WASHINGON — Election year partisanship and controversy largely elbowed credit union topics off the agenda on the first day of NAFCU's 2012 Congressional Caucus. The annual event began Sept. 12, right at the beginning of a short congressional session before legislators head home to campaign for the November elections.
Rep. James Clyburn (D-S.C.), assistant Democratic leader, kicked off the morning's legislative speakers , telling credit union executives that he believed that Congress would resolve lingering debt reduction and budget impasses in time to avoid a series of Jan. 1 tax increases and budget cuts that become known as the fiscal cliff or sequestration.
“I am convinced if I were taking a bet, we would not get sequestration,” Clyburn said. “I think that all of us are well- educated enough to know that we cannot run the risk. Therefore, the lame duck session will be one where we do some short-term fixes for the problem.”
Among the possible options discussed were three- or six-month continuing budget resolutions as well as three- or six-month continuations of the budget cut deadlines. But he stressed the final form the legislation will take will not be visible until after the election.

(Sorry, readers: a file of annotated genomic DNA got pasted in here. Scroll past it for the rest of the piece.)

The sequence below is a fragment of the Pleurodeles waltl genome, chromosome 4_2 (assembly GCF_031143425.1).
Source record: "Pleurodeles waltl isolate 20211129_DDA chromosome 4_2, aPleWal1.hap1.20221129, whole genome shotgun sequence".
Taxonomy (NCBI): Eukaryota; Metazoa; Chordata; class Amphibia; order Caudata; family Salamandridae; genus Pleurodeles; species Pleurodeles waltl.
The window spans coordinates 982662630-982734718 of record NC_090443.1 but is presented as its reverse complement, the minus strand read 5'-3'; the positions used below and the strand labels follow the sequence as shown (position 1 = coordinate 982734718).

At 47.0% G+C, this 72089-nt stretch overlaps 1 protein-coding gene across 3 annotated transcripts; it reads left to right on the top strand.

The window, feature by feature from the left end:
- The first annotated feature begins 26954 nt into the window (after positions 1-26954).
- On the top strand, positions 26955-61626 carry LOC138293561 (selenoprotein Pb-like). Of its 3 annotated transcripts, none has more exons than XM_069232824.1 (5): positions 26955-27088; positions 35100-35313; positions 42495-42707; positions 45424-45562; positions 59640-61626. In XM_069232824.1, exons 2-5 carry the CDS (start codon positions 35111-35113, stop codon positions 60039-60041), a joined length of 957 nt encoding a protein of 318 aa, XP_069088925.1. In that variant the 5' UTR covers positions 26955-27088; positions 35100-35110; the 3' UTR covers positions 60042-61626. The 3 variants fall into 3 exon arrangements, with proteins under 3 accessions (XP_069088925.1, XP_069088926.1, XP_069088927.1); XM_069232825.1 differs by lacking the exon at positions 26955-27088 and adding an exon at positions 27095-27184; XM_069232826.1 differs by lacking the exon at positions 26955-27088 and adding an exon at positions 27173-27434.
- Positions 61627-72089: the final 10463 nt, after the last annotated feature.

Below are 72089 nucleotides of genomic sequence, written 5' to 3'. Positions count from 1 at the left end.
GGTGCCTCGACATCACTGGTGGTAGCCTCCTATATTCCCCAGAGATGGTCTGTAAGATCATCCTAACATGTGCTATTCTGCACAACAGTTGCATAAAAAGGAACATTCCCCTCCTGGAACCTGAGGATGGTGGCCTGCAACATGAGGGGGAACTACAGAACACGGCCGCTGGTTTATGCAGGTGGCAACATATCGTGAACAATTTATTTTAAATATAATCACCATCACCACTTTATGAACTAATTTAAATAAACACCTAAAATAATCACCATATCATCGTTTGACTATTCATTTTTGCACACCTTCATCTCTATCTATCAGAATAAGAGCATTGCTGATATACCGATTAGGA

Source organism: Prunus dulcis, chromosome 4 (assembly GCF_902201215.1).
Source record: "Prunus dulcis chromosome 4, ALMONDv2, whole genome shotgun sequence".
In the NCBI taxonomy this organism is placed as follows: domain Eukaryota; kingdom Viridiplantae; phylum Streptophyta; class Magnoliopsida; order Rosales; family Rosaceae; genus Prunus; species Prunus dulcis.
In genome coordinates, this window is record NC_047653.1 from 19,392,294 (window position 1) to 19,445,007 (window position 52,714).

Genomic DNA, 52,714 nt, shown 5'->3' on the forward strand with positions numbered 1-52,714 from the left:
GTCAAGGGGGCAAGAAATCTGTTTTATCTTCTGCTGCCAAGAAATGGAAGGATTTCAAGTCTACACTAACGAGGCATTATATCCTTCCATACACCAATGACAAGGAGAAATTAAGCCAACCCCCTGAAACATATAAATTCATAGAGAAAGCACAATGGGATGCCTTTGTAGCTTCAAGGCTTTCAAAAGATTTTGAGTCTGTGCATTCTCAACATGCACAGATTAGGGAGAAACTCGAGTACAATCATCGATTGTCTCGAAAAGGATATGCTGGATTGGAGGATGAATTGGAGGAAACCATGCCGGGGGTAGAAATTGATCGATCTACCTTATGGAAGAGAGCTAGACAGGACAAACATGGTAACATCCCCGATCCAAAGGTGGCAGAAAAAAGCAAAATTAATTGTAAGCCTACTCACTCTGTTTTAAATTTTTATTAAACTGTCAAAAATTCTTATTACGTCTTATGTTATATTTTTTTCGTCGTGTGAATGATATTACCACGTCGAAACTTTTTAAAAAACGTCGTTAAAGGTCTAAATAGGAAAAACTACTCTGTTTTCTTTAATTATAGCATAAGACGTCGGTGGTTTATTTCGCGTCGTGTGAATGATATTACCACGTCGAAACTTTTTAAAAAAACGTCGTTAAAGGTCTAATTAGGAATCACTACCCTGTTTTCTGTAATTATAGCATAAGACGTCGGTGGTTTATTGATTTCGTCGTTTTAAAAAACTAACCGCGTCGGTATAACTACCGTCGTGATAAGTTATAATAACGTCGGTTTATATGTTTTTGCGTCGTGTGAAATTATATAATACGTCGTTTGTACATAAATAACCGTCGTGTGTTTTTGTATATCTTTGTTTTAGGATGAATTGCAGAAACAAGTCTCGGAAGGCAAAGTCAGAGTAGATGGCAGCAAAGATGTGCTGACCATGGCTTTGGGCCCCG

“What form will all of this take?” he asked. “Depends on Nov. 6. Based on those results. people will get honest and serious about solving these fiscal problems.”
Rep. James Hensarling (R-Texas) also touched on the looming fiscal cliff but argued that it should be considered a national defense fiscal cliff and a taxation cliff since cuts in nondefense spending would only amount to 3%.
“A 10% cut in our national defense is simply unacceptable and should be to all who hold that national defense is the sacred trust of our government's responsibility,” Hensarling said. And while he cited a report from the Congressional Budget Office that the fiscal cliff will lead to a renewed recession, he did not express confidence that a lame duck session of Congress would resolve it in time.
In addition, just as at CUNA's Governmental Affairs Conference this year, the Consumer Financial Protection Bureau proved a lightning rod for controversy with lawmakers from both parties defending or attacking it.
Rep. William Clay Jr., (D-Mo.) defended the agency and the Dodd-Frank Act that created it, noting that new law outlawed too big to fail institutions and would prevent taxpayers from having to bail them out lest they wreck the entire financial system.
“Never again will American taxpayers have to bail out institutions that have become too big to fail,” Clay told the executives. He also, several times, thanked the audience for NAFCU's help in his primary victory during a tight race.
But he was followed at the podium by Hensarling, who launched his discussion with the statement, “Now for something a little different.”
Hensarling attacked the CFPB and the Dodd-Frank Act as a “legislative drive by shooting” for which he received healthy applause. Later he described the Dodd-Frank as an outline of a law aimed at guiding bureaucrats in the creation of more bureaucracy.